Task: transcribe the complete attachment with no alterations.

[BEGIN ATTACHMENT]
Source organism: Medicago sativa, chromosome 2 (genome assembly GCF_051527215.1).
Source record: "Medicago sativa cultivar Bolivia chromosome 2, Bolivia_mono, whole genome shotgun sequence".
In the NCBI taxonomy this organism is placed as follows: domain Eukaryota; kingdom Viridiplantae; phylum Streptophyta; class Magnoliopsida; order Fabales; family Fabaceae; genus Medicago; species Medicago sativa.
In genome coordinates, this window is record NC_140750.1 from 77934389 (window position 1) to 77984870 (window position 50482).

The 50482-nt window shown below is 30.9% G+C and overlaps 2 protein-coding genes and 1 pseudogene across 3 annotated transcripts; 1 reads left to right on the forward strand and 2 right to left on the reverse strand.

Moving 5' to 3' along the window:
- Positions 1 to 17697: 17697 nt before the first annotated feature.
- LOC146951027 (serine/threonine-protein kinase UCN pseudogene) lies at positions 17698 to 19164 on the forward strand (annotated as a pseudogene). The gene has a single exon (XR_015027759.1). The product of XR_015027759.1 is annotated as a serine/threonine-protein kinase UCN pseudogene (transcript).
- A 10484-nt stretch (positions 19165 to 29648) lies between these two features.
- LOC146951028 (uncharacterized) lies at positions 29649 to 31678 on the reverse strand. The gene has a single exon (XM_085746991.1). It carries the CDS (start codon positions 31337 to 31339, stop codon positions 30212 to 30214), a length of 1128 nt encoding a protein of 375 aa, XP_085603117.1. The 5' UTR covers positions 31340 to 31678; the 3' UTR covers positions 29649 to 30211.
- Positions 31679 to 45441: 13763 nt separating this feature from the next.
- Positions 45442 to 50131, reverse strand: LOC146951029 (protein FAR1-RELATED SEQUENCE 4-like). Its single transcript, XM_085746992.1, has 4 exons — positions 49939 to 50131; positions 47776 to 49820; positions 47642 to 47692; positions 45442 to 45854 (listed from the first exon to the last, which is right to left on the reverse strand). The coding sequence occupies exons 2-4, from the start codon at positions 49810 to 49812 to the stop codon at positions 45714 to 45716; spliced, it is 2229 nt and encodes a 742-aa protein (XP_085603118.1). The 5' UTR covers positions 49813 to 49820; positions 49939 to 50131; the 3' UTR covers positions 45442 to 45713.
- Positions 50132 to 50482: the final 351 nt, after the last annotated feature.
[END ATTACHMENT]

Source organism: Medicago sativa, chromosome 2 (genome assembly GCF_051527215.1).
Source record: "Medicago sativa cultivar Bolivia chromosome 2, Bolivia_mono, whole genome shotgun sequence".
In the NCBI taxonomy this organism is placed as follows: domain Eukaryota; kingdom Viridiplantae; phylum Streptophyta; class Magnoliopsida; order Fabales; family Fabaceae; genus Medicago; species Medicago sativa.
In genome coordinates, this window is record NC_140750.1 from 77934389 (window position 1) to 77984870 (window position 50482).

The 50482-nt window shown below is 30.9% G+C and overlaps 2 protein-coding genes and 1 pseudogene across 3 annotated transcripts; 1 reads left to right on the forward strand and 2 right to left on the reverse strand.

Moving 5' to 3' along the window:
- Positions 1 to 17697: 17697 nt before the first annotated feature.
- LOC146951027 (serine/threonine-protein kinase UCN pseudogene) lies at positions 17698 to 19164 on the forward strand (annotated as a pseudogene). The gene has a single exon (XR_015027759.1). The product of XR_015027759.1 is annotated as a serine/threonine-protein kinase UCN pseudogene (transcript).
- A 10484-nt stretch (positions 19165 to 29648) lies between these two features.
- LOC146951028 (uncharacterized) lies at positions 29649 to 31678 on the reverse strand. The gene has a single exon (XM_085746991.1). It carries the CDS (start codon positions 31337 to 31339, stop codon positions 30212 to 30214), a length of 1128 nt encoding a protein of 375 aa, XP_085603117.1. The 5' UTR covers positions 31340 to 31678; the 3' UTR covers positions 29649 to 30211.
- Positions 31679 to 45441: 13763 nt separating this feature from the next.
- Positions 45442 to 50131, reverse strand: LOC146951029 (protein FAR1-RELATED SEQUENCE 4-like). Its single transcript, XM_085746992.1, has 4 exons — positions 49939 to 50131; positions 47776 to 49820; positions 47642 to 47692; positions 45442 to 45854 (listed from the first exon to the last, which is right to left on the reverse strand). The coding sequence occupies exons 2-4, from the start codon at positions 49810 to 49812 to the stop codon at positions 45714 to 45716; spliced, it is 2229 nt and encodes a 742-aa protein (XP_085603118.1). The 5' UTR covers positions 49813 to 49820; positions 49939 to 50131; the 3' UTR covers positions 45442 to 45713.
- Positions 50132 to 50482: the final 351 nt, after the last annotated feature.